Arctic Yearbook 2012
which it is a member. Based on scientific capacity and knowledge that have been built for decades
(Grzela, 2011: 196), Polish policy makers will have more diplomatic leverage in shaping institutional
policies. A prospective EU Arctic policy congruent with Polish interests may facilitate their
promotion in Arctic institutions.
Overall, it is fair to say that Polish involvement in the Arctic is based on a realistic estimation of
potential and felicitous utilization of strengths and assets (
uszczuk, 2011a: 132), which makes the
country’s diplomatic actions in reference to the Arctic relatively effective. The Polish approach to the
polar regions seems to have been developed in a cautious, but ambitious manner, aiming at both
securing the country’s scientific interests and seeking opportunities to strengthen relations with
Arctic states through bilateral and multilateral cooperation.
Poland is involved in both polar regions. The state holds a consultative status to the Antarctic
Treaty since 1977 and maintains the Antarctic Polish Station Henryk Arctowski in the Admiralty
Bay, King George Island since 1977. In the Arctic it has a “permanent” observer status at the
Arctic Council (since the inception of the forum in 1996, oficially confirmed in 1998) and the
Barents Euro-Arctic Council (BEAC) - since 1993. Polish research institutes maintain several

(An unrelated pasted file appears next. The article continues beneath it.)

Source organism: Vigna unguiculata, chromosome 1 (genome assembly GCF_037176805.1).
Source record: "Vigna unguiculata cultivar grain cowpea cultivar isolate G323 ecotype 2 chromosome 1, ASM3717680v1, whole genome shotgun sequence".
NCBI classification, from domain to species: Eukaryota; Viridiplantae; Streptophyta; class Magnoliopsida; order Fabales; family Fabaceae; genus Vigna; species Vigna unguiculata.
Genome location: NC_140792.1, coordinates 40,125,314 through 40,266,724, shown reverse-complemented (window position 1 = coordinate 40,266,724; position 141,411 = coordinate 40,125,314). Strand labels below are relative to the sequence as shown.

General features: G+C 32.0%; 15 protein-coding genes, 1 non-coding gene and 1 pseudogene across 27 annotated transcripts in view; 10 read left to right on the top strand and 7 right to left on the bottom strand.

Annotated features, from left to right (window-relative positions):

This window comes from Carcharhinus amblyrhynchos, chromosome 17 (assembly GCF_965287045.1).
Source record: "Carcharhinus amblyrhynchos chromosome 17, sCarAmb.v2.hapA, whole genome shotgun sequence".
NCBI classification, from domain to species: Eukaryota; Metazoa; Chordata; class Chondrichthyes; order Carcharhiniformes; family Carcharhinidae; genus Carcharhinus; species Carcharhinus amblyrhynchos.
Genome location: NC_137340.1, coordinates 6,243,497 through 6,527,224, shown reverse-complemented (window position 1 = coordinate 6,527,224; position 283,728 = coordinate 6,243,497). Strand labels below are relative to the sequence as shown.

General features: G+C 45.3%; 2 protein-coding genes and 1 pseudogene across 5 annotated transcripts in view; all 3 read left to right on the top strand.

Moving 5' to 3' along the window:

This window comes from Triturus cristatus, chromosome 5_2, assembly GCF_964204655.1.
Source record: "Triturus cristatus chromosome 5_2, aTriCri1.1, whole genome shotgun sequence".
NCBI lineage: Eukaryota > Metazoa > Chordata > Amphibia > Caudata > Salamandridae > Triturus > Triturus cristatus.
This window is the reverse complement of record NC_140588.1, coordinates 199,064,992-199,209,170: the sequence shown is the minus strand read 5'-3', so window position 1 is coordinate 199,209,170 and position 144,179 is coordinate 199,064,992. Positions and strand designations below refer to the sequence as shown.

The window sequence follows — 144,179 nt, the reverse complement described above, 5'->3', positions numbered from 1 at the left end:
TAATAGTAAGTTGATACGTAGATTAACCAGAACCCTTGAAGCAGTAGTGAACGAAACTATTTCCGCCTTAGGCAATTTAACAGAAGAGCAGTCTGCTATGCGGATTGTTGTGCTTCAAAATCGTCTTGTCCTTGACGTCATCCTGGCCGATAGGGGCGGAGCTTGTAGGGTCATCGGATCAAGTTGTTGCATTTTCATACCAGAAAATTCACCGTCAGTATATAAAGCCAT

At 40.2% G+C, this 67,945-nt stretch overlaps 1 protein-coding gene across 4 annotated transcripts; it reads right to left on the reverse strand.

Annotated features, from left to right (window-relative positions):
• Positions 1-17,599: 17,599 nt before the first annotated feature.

research stations on the Spitsbergen island (Svalbard Archipleago), and the oldest and biggest
one among them - the Stanislaw Siedlecki Polish Polar Station at Hornsund - is operated year
For more information on Polish exploratory and scientific activities in the Arctic from the 19th
to 21st century see: Machowski, 1993: 203-206; Barr, 1985; Birkenmajer, 2008, Eyres, 2010;
Treaty between Norway, The United States of America, Denmark, France, Italy, Japan, the
Netherlands, Great Britain and Ireland and the British overseas Dominions and Sweden
concerning Spitsbergen, signed in Paris 9th February 1920 [hereinafter the Svalbard Treaty]. It
entered into force on 14 August 1925. ‘Svalbard’ is the name given by Norway to the entire
archipelago, while ‘Spitsbergen’ is a name of its largest island.
Article 5 of the Treaty stipulates conclusion of conventions “laying down the conditions under
which scientific investigations may be conducted” in the archipelago. There is, however, no
convention regulating scientific activities on Svalbard.
The Svalbard Science Forum may be now considered a substitution for convention on scientific
activity stipulated by the Svalbard Treaty
(cf. Machowski 1995, 20).
Other observers are Canada, France, Germany, Italy, Japan, the Netherlands, Great Britain and